Missing Actions

Unfortunately, the cloud version of Nintex Workflows is not a 1-to-1 implementation of on-premises Nintex Workflow 2010 or 2013. The reason for this is because of Microsoft's Workflow Manager model in Office 365 which does not support all of the actions from on-premises. At the time of this writing, there are 40 out-of-the-box Nintex actions unavailable in Nintex for Office 365. Custom workflow actions are also not supported. While most of the Nintex out-of-the-box actions have been replicated, they do not necessarily work the same as it does on-premises. This is due to the architectural differences between the two environments. 

Nintex Workflow 2016 has the unique option of creating workflows that are fully compatible with Nintex Workflow for Office 365. As you begin to create a new workflow in SharePoint 2016, you can choose between creating an on-premises version with the extra 40 actions available or create an Office 365 compatible version that does not. While there are less actions available with the compatible option, it does ensure that your workflow will be compatible with Office 365 when you migrate.

SharePoint Online Limitations

There are also some key differences with SharePoint Online versus on-premises. One limitation is that a workflow file cannot not exceed 5MB in size after it is exported. When checking for a file size, know that a Nintex workflow is compressed when exported. To obtain the actual size, you will need to expand the NWP file to see what the total size is. Workflows exceeding this limit may have issues online. To reduce the risk of error, any large workflow may have to be rearchitected before moving to the cloud.  

There are many other differences with the cloud that should be known. For example, one of the issues most clients run into is the immovable 5000 item List View Threshold limit. This is the maximum number of items that can exist in a list view and keep good performance. In SharePoint on-premises, an administrator can raise the limit or set Daily Time Windows where the limits are raised. In Office 365, this limit cannot be changed and is in place 24x7. It may be necessary to create new lists to address this issue which may affect workflows. This is one example where knowledge of the limitations within SharePoint Online is paramount to a successful migration.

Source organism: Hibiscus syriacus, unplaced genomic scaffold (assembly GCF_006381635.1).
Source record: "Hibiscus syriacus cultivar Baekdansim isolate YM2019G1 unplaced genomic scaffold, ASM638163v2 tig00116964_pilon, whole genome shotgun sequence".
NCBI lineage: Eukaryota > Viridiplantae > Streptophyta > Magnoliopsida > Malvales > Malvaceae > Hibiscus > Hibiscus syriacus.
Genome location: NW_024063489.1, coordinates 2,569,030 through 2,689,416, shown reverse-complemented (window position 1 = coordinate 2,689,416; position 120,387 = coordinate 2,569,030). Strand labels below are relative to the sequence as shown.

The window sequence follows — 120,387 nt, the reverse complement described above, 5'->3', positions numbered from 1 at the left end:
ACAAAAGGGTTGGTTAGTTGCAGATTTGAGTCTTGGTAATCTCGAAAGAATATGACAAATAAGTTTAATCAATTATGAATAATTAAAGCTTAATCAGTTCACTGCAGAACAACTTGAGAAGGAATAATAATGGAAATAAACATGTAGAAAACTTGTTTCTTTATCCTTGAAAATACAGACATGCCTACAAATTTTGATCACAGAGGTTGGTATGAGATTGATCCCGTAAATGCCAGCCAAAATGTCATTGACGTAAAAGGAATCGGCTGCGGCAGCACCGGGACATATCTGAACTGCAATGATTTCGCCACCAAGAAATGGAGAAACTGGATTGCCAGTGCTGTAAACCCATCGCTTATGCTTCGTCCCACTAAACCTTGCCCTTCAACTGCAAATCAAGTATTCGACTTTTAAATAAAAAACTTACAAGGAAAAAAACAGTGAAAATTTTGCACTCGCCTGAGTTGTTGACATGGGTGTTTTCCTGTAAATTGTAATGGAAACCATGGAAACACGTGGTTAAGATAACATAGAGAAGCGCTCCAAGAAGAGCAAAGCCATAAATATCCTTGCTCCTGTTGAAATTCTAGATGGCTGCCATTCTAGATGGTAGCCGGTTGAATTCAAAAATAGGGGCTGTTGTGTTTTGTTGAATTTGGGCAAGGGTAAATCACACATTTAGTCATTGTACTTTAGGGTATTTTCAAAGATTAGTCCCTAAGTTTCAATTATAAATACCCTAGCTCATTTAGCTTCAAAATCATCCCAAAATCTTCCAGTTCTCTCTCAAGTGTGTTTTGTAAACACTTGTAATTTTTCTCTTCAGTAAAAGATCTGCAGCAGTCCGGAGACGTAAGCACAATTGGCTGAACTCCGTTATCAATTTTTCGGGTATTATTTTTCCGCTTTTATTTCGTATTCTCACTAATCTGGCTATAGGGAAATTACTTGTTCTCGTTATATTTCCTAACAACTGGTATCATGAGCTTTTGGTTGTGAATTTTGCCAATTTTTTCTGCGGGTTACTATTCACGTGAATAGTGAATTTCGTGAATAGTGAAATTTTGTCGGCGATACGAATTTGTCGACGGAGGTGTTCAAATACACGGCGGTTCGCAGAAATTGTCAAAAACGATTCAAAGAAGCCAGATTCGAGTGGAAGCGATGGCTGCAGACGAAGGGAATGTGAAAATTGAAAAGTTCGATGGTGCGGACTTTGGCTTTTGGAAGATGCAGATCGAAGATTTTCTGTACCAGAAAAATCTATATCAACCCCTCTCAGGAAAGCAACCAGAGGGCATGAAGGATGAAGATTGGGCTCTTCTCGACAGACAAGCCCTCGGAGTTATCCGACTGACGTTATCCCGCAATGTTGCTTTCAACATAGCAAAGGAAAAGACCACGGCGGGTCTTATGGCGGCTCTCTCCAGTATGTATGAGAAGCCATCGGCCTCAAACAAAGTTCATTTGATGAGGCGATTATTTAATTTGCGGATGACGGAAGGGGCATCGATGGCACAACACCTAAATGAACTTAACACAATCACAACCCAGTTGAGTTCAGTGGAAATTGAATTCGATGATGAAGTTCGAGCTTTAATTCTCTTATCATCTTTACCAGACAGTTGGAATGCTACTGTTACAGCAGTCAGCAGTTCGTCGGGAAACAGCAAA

Other Considerations

Because of the differences in Office 365, issues can arise with workflows when implementing features. Turning on something like two-factor authentication may cause significant issues with Nintex workflows.  Knowing the limitations of Nintex's different implementations in relation to Office 365 features prevents downtime by using workarounds.  

The architecture of your workflows should be reviewed. Some actions affect performance more than others (e.g. Execute SQL, Query LDAP, etc.). Excessive looping can significantly slow down, stall, or have their execution throttled. Unfortunately, you cannot modify or increase the hardware running the workflows like you could on-premises. Also, the SharePoint Online Workflow Engine controls workflow throttling which Nintex has no control over. The only option is to increase efficiency through design with the workflow.

How Do I Get There?

All of these considerations can seem very daunting when approaching a migration to the cloud for the first time. This stress is increased since the cloud is always changing. Finding experts that are focused on this activity with experience of various requirements with solutions can help mitigate the unknowns.